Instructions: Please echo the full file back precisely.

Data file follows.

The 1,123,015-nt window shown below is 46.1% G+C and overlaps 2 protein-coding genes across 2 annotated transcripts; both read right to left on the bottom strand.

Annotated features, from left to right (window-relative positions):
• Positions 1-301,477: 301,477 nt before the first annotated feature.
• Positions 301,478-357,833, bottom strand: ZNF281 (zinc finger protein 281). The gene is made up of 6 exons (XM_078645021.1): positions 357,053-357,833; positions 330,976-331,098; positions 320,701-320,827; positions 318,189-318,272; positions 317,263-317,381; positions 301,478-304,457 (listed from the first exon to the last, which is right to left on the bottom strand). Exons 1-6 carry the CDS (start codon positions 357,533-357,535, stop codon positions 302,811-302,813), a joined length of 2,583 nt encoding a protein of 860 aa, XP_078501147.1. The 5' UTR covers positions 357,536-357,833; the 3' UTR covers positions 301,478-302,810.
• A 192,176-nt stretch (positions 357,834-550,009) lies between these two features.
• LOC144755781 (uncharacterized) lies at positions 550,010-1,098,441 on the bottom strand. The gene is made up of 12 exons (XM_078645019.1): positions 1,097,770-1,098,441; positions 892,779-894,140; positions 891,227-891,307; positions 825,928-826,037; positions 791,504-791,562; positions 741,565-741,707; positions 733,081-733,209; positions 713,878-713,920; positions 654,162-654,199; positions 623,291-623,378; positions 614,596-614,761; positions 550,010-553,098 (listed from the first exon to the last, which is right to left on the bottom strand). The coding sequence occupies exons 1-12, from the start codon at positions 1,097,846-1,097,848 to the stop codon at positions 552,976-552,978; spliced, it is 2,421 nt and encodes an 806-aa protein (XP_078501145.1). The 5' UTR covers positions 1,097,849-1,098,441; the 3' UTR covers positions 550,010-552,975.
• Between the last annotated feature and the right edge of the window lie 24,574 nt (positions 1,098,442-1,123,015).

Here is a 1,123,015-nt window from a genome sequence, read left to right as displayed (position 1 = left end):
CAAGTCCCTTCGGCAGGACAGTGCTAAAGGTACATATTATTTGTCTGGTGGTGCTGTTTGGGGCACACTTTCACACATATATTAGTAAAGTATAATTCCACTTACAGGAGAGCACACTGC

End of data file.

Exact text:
The 1,123,015-nt window shown below is 46.1% G+C and overlaps 2 protein-coding genes across 2 annotated transcripts; both read right to left on the bottom strand.

Annotated features, from left to right (window-relative positions):
• Positions 1-301,477: 301,477 nt before the first annotated feature.
• Positions 301,478-357,833, bottom strand: ZNF281 (zinc finger protein 281). The gene is made up of 6 exons (XM_078645021.1): positions 357,053-357,833; positions 330,976-331,098; positions 320,701-320,827; positions 318,189-318,272; positions 317,263-317,381; positions 301,478-304,457 (listed from the first exon to the last, which is right to left on the bottom strand). Exons 1-6 carry the CDS (start codon positions 357,533-357,535, stop codon positions 302,811-302,813), a joined length of 2,583 nt encoding a protein of 860 aa, XP_078501147.1. The 5' UTR covers positions 357,536-357,833; the 3' UTR covers positions 301,478-302,810.
• A 192,176-nt stretch (positions 357,834-550,009) lies between these two features.
• LOC144755781 (uncharacterized) lies at positions 550,010-1,098,441 on the bottom strand. The gene is made up of 12 exons (XM_078645019.1): positions 1,097,770-1,098,441; positions 892,779-894,140; positions 891,227-891,307; positions 825,928-826,037; positions 791,504-791,562; positions 741,565-741,707; positions 733,081-733,209; positions 713,878-713,920; positions 654,162-654,199; positions 623,291-623,378; positions 614,596-614,761; positions 550,010-553,098 (listed from the first exon to the last, which is right to left on the bottom strand). The coding sequence occupies exons 1-12, from the start codon at positions 1,097,846-1,097,848 to the stop codon at positions 552,976-552,978; spliced, it is 2,421 nt and encodes an 806-aa protein (XP_078501145.1). The 5' UTR covers positions 1,097,849-1,098,441; the 3' UTR covers positions 550,010-552,975.
• Between the last annotated feature and the right edge of the window lie 24,574 nt (positions 1,098,442-1,123,015).

Here is a 1,123,015-nt window from a genome sequence, read left to right as displayed (position 1 = left end):
CAAGTCCCTTCGGCAGGACAGTGCTAAAGGTACATATTATTTGTCTGGTGGTGCTGTTTGGGGCACACTTTCACACATATATTAGTAAAGTATAATTCCACTTACAGGAGAGCACACTGC